Greatest Risks To Businesses In 2021
Organizations have reported heightened risks and threats over the past year, largely due to the COVID-19 pandemic, according to the 2021 BCI Horizon Scan Report, sponsored by BSI.
Non-occupational disease has found its way to the top of the list of business risks, with a lack of preparedness cited as the main reason for disruption. This is in contrast to the 2020 report, which saw non-occupational disease near the bottom of the list of concerns.
The impact of the pandemic has also led to intensified risks elsewhere, stretching beyond the loss of life.
Health incidents are reported as the second most common source of disruption over the last 12 months, with mental health issues the top ailment experienced by employees.
The pandemic also provided an opportunity for cyber-criminals to exploit the security vulnerabilities created as people moved to working from home. This, coupled with unforeseen network outages, led to cyber-attacks and IT/telecom outages being placed 4th and 5th on the list of risks.
The report also identifies new emerging risks for 2021 as a result of changed business circumstances.
The legacy of COVID-19 has led to political risks and violence returning to the top 10 for the first time in three years, while disruption to IT and telecoms services are predicted to continue, particularly as new technology is brought to market to help society build back post-pandemic.
Despite the changing risk landscape, climate risk continues to feature high on the corporate agenda. Over the medium-to-long-term, organizations identified climate risks as the highest concern, with more incidents of extreme weather expected and more governments setting environmental targets, such as the New Zealand’s 2050 net zero target.
However, there is a more optimistic outlook ahead. The heightening of such risks, together with ongoing uncertainty, has led to organizations improving their risk trend analysis, with an all-time high of 81 per cent now performing longer-term trend analysis.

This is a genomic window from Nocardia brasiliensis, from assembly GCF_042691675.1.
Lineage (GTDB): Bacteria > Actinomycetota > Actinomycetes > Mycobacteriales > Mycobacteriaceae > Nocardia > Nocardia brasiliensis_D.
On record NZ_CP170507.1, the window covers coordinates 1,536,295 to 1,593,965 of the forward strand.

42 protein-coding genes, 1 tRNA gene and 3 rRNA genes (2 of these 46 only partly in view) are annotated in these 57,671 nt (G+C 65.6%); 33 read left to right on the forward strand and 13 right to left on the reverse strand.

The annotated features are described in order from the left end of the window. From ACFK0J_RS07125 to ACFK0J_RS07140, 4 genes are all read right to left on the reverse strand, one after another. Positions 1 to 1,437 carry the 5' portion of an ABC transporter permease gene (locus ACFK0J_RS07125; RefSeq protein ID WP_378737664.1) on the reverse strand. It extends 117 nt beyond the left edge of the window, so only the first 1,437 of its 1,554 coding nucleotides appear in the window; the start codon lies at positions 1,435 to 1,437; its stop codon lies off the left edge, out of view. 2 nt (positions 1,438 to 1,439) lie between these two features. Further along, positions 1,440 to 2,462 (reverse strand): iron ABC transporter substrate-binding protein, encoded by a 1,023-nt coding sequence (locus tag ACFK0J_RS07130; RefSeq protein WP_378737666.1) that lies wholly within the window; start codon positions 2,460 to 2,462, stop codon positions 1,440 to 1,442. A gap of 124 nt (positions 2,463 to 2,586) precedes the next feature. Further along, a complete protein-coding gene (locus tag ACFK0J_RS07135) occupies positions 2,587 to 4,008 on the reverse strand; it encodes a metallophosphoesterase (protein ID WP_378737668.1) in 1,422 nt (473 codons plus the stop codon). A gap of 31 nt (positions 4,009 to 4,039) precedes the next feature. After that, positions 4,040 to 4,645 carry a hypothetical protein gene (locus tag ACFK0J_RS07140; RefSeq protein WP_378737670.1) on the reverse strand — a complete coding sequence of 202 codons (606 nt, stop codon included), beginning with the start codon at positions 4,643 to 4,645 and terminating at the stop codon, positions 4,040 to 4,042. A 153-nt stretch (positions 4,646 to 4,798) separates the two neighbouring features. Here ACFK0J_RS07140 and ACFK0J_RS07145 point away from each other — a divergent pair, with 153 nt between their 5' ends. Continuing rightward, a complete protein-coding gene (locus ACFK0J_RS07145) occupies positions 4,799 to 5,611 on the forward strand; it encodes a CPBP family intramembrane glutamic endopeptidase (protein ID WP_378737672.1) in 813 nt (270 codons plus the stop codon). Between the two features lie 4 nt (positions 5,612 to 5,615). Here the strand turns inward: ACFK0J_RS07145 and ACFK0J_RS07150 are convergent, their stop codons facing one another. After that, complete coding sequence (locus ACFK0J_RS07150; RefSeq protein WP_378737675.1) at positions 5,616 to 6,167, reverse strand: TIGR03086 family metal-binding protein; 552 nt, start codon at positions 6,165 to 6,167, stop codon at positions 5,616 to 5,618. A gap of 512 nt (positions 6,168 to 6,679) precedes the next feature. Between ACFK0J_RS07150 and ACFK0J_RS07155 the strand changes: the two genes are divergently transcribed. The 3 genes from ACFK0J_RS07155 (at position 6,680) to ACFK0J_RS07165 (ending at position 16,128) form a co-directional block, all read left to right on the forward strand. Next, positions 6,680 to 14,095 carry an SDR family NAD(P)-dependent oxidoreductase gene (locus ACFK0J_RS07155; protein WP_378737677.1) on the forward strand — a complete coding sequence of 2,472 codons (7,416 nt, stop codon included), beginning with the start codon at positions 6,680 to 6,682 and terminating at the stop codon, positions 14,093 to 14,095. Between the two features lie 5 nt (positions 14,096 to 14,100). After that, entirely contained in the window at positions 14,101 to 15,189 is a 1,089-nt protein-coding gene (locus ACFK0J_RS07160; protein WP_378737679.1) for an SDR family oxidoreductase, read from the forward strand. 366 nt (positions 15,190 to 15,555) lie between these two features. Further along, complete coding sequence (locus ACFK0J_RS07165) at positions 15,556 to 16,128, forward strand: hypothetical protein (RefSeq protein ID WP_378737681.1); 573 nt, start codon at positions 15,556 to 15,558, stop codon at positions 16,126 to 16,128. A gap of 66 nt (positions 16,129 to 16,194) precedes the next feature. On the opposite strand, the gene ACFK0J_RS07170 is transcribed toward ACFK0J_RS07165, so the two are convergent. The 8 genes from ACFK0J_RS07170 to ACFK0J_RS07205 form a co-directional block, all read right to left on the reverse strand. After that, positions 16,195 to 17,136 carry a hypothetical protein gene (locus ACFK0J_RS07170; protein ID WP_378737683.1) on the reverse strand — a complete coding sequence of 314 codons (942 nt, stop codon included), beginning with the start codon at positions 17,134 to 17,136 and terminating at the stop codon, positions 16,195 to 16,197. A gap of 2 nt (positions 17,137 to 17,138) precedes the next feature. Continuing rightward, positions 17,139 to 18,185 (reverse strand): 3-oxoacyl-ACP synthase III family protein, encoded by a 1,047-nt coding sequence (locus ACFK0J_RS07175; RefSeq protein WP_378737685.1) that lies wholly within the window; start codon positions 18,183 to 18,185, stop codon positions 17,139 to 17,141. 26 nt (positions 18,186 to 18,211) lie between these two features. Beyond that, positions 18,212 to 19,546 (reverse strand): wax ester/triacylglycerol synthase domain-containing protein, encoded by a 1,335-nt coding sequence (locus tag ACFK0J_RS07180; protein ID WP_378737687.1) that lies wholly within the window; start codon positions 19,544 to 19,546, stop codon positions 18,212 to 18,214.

Respondents reported that the pandemic has been the catalyst to accelerating the introduction of a more structured, centralized analysis programme, with managers largely driving the change. With this, comes a positive expectation for business continuity to continue receiving good investments in the year ahead.
“The intensity and speed at which COVID-19 travelled through the globe in 2020 caught most organizations by surprise,” says the BCI’s Head of Thought Leadership, Rachael Elliott.
“It was those organizations who adopted exemplary horizon scanning techniques coupled with agile and adaptive resilience strategies who were able to weather the storm most effectively.
“Encouragingly, many organizations have already learnt from errors made and have adopted a more intensive and collaborative view to risk planning in 2021. Management have become more engaged as a result and are already pushing for more resource to be available, funds being made available to purchase new tools and seeking to align or certify to international standards for the first time.
“2020 will always be remembered as the ‘year of the pandemic’, but it is also the year that looks to have provided positive change in the resilience industry.”
Over the last 12 months, we have seen organizations face unprecedented challenges as most sectors focused all their efforts on overcoming the pandemic. BSI Group Commercial Director, Harold Pradal says it is inevitable that organizations will need to continue to change their approach to long-term risk analysis if they are to remain resilient.
“This year’s Horizon Scan report shows some encouraging early signs that organizations are aware of the need to change and embrace a forward-looking approach, which is vital for ensuring they remain future ready,” he says.